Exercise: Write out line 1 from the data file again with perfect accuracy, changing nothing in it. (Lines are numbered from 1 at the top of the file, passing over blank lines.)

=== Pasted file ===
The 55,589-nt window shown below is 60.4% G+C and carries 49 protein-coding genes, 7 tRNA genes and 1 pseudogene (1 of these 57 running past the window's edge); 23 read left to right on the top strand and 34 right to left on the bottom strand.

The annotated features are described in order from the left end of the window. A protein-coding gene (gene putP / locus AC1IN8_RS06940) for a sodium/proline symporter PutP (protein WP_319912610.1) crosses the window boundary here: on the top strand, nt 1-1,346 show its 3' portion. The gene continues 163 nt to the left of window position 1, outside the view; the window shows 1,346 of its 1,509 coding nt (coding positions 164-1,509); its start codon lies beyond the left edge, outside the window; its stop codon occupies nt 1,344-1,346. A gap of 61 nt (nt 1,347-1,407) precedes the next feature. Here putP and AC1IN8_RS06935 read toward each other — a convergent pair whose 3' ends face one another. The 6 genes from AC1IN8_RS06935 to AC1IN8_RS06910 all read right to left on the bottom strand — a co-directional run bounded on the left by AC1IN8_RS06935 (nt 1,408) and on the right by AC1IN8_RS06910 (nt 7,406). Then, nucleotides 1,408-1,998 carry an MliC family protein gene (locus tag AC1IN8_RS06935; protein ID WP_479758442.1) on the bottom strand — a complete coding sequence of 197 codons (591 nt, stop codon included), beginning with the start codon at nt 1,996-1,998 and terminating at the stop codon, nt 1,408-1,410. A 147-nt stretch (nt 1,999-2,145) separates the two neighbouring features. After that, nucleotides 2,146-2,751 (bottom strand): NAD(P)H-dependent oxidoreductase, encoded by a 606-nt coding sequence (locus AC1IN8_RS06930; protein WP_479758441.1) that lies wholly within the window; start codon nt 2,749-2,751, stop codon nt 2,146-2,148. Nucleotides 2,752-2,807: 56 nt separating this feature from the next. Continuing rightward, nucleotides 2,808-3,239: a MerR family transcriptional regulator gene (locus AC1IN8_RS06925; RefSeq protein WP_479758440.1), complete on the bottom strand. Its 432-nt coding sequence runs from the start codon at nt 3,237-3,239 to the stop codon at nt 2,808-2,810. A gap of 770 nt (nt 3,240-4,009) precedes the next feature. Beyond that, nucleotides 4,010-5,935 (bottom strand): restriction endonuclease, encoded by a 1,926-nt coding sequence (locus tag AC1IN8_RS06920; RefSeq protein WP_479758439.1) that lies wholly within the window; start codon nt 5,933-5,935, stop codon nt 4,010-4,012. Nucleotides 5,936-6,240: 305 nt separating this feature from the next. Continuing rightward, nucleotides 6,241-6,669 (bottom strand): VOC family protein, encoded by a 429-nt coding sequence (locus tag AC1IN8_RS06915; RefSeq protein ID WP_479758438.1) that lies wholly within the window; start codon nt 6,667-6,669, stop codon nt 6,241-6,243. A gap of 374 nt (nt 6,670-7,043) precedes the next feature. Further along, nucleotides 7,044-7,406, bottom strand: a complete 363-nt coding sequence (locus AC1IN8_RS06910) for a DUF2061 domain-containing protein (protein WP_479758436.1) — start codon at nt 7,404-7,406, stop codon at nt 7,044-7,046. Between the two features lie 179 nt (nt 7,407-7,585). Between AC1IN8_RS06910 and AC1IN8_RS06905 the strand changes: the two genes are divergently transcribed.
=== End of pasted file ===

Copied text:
The 55,589-nt window shown below is 60.4% G+C and carries 49 protein-coding genes, 7 tRNA genes and 1 pseudogene (1 of these 57 running past the window's edge); 23 read left to right on the top strand and 34 right to left on the bottom strand.